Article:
A racoon in the wild. Photo from Pixabay.
A racoon in the wild. Photo from Pixabay.

Preservation groups Tuesday announced the purchase of a 17-acre mountain ridge for open space and wildlife habitat in Laurel Canyon.

The property between Lookout Mountain Avenue and Stanley Hills Drive was purchased as the result of the “Let’s Buy a Mountain” non-profit donation campaign led by Citizens for Los Angeles Wildlife (CLAW) and the Laurel Canyon Association, which aimed to turn the land over to the Mountains Recreation & Conservation Authority for management and permanent preservation.

Government agencies, neighborhood special events, resident and community donations, philanthropic support, and even gifts from some of Laurel Canyon’s storied former residents helped complete the purchase.

Eagles leader Don Henley made a $100,000 donation in memory of his friend and collaborator — and fellow former Laurel Canyon resident — Glenn Frey. “I greatly appreciate your efforts to preserve the rare undeveloped lands that remain in the Laurel Canyon area,” Henley said. “These resources are precious, both in terms of wildlife habitat, and in terms of the human history that resides there.”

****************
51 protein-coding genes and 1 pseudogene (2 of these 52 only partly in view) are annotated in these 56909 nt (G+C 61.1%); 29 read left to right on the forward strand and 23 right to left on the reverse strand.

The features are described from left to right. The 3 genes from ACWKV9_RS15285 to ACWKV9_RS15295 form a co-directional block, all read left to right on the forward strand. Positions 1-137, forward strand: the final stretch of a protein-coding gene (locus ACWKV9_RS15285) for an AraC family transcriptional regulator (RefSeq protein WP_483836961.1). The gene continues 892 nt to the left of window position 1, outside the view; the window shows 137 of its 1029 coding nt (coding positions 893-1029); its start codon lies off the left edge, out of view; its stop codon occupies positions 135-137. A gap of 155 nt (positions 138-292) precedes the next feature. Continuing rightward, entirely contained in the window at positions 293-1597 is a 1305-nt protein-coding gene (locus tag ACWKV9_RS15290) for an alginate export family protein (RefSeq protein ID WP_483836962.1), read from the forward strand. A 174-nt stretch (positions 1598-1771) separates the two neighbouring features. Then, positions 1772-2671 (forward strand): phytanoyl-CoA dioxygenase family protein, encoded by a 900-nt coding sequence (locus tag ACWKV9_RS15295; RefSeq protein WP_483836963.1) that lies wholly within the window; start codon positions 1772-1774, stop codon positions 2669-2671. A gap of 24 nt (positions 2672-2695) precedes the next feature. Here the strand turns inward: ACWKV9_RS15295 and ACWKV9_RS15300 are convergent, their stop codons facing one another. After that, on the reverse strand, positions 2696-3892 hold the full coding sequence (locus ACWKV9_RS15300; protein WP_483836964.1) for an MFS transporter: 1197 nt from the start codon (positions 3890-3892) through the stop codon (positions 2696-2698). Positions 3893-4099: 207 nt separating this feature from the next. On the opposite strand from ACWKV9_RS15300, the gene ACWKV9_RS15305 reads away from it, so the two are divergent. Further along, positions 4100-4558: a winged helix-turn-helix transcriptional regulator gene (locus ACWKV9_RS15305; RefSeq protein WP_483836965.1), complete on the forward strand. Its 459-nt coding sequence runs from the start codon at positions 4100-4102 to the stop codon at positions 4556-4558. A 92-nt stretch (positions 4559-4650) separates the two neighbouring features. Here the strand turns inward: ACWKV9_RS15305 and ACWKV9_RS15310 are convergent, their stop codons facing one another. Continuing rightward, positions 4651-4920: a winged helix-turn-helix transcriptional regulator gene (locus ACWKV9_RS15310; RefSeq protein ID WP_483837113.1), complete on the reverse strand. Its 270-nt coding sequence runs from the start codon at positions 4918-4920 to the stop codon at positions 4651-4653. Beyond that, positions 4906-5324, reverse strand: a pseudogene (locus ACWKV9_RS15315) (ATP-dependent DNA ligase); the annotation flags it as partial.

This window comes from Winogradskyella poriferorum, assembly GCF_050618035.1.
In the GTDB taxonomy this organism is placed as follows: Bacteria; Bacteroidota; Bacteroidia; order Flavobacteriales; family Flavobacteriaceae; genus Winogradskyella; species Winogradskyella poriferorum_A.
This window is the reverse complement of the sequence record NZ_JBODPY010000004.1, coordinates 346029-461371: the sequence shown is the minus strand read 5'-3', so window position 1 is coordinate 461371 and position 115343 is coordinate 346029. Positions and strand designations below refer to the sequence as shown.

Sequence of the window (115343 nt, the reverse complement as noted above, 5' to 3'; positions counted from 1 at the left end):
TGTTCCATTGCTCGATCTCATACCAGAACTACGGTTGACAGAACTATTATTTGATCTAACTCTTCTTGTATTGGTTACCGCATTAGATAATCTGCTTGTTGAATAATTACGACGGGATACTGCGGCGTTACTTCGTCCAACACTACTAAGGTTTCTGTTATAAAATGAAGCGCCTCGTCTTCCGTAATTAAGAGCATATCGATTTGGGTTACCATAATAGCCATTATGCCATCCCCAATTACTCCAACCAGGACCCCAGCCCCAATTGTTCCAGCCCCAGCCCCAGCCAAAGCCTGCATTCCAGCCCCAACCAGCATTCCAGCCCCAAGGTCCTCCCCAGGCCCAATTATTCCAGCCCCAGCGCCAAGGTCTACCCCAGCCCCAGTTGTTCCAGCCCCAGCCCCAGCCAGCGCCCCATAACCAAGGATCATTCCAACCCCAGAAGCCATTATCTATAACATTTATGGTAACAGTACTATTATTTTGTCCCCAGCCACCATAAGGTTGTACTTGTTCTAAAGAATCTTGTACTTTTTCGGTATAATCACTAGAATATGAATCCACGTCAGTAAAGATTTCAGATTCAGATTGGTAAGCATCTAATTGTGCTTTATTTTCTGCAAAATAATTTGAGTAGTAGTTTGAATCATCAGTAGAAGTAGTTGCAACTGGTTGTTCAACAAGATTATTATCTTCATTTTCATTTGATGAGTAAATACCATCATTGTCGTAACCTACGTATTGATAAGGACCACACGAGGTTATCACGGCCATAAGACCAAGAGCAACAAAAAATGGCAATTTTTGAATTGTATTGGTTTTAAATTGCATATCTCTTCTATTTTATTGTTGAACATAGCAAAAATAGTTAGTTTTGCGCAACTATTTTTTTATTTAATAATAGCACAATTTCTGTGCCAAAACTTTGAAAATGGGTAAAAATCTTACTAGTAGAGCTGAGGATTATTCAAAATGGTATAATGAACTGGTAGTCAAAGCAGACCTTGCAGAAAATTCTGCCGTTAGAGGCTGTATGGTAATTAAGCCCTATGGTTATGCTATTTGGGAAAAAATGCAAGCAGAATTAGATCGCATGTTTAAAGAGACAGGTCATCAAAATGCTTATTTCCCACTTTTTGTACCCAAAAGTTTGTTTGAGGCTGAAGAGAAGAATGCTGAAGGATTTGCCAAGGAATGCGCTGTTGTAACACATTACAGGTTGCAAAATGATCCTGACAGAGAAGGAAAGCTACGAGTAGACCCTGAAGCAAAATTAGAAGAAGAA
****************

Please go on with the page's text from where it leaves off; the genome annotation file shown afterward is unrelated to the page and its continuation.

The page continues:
The David Schwartz Foundation donated the final $300,000 necessary to close the sale. “Our family foundation is very pleased to have been a part of this important effort to preserve the wild nature of this land for all time,” said John Schwartz. “Protecting open space within thriving cities brings many unique attributes to our daily lives and informs in very important ways, the character of a community.”

The Laurel Canyon Association stated that protecting the land “is a dream come true” that could not have been successful without the efforts of local residents, environmental organizations and governmental agencies including the Santa Monica Mountains Conservancy and L.A. County Board of Supervisors Chair Sheila Kuehl.

Kuehl gave a $100,000 grant to the project and additional government support came from Los Angeles City Councilmembers David Ryu and Paul Koretz.

“We celebrate this important community accomplishment with all of them,” said Tony Tucci, chair of CLAW. “As a result of our collaborative fundraising efforts, this very large piece of L.A.’s greenbelt will be protected forever from the threat of development.”

“Our parks and hillside open spaces are the lungs of our city and this mountain ridge is critical habitat to a variety of species including deer, coyote, bobcats, pumas, owls and red-tailed hawks,” he said. “This land will be maintained as open space where the preservation of natural vegetation and wildlife come first.”

–City News Service

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